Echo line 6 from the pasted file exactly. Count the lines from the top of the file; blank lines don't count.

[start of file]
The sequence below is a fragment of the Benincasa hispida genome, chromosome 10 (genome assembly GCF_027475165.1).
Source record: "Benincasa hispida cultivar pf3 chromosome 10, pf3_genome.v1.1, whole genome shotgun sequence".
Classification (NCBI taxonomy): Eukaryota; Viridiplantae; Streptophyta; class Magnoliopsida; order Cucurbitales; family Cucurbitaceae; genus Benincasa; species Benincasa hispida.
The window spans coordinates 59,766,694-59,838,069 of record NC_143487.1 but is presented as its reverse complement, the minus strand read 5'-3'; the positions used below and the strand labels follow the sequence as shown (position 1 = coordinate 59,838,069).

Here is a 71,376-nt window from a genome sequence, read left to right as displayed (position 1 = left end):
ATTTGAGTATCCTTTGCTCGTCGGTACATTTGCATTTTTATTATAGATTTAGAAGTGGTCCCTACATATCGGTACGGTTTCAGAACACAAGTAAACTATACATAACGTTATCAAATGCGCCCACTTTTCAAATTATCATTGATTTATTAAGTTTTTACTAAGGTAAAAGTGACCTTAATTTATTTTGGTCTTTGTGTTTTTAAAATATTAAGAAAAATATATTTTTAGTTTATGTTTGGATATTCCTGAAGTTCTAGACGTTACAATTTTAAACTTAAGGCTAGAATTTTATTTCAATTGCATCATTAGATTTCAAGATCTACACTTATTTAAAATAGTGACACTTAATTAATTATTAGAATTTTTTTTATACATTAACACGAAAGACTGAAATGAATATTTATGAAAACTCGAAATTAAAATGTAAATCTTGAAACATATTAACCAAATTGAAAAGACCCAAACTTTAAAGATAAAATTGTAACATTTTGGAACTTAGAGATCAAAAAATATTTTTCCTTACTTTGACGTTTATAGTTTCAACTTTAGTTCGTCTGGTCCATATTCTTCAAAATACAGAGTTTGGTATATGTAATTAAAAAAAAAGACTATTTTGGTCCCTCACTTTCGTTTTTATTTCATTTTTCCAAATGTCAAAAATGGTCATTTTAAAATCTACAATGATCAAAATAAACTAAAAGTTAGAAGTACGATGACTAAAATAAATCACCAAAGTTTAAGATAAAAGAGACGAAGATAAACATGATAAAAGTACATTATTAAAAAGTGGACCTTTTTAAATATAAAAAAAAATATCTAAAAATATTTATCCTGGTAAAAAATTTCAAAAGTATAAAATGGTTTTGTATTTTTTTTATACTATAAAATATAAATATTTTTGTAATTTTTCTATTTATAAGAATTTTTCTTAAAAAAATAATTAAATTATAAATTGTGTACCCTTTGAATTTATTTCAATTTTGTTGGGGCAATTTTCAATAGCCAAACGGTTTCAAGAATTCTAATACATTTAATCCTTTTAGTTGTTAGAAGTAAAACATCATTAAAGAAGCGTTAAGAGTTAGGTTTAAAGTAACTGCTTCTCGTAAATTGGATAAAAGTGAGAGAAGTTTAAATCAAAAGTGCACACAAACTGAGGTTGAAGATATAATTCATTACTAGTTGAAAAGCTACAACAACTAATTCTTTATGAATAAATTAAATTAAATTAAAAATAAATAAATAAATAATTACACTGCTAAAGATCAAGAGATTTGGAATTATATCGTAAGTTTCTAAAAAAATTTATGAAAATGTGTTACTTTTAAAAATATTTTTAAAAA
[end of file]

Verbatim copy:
ATTTGAGTATCCTTTGCTCGTCGGTACATTTGCATTTTTATTATAGATTTAGAAGTGGTCCCTACATATCGGTACGGTTTCAGAACACAAGTAAACTATACATAACGTTATCAAATGCGCCCACTTTTCAAATTATCATTGATTTATTAAGTTTTTACTAAGGTAAAAGTGACCTTAATTTATTTTGGTCTTTGTGTTTTTAAAATATTAAGAAAAATATATTTTTAGTTTATGTTTGGATATTCCTGAAGTTCTAGACGTTACAATTTTAAACTTAAGGCTAGAATTTTATTTCAATTGCATCATTAGATTTCAAGATCTACACTTATTTAAAATAGTGACACTTAATTAATTATTAGAATTTTTTTTATACATTAACACGAAAGACTGAAATGAATATTTATGAAAACTCGAAATTAAAATGTAAATCTTGAAACATATTAACCAAATTGAAAAGACCCAAACTTTAAAGATAAAATTGTAACATTTTGGAACTTAGAGATCAAAAAATATTTTTCCTTACTTTGACGTTTATAGTTTCAACTTTAGTTCGTCTGGTCCATATTCTTCAAAATACAGAGTTTGGTATATGTAATTAAAAAAAAAGACTATTTTGGTCCCTCACTTTCGTTTTTATTTCATTTTTCCAAATGTCAAAAATGGTCATTTTAAAATCTACAATGATCAAAATAAACTAAAAGTTAGAAGTACGATGACTAAAATAAATCACCAAAGTTTAAGATAAAAGAGACGAAGATAAACATGATAAAAGTACATTATTAAAAAGTGGACCTTTTTAAATATAAAAAAAAATATCTAAAAATATTTATCCTGGTAAAAAATTTCAAAAGTATAAAATGGTTTTGTATTTTTTTTATACTATAAAATATAAATATTTTTGTAATTTTTCTATTTATAAGAATTTTTCTTAAAAAAATAATTAAATTATAAATTGTGTACCCTTTGAATTTATTTCAATTTTGTTGGGGCAATTTTCAATAGCCAAACGGTTTCAAGAATTCTAATACATTTAATCCTTTTAGTTGTTAGAAGTAAAACATCATTAAAGAAGCGTTAAGAGTTAGGTTTAAAGTAACTGCTTCTCGTAAATTGGATAAAAGTGAGAGAAGTTTAAATCAAAAGTGCACACAAACTGAGGTTGAAGATATAATTCATTACTAGTTGAAAAGCTACAACAACTAATTCTTTATGAATAAATTAAATTAAATTAAAAATAAATAAATAAATAATTACACTGCTAAAGATCAAGAGATTTGGAATTATATCGTAAGTTTCTAAAAAAATTTATGAAAATGTGTTACTTTTAAAAATATTTTTAAAAA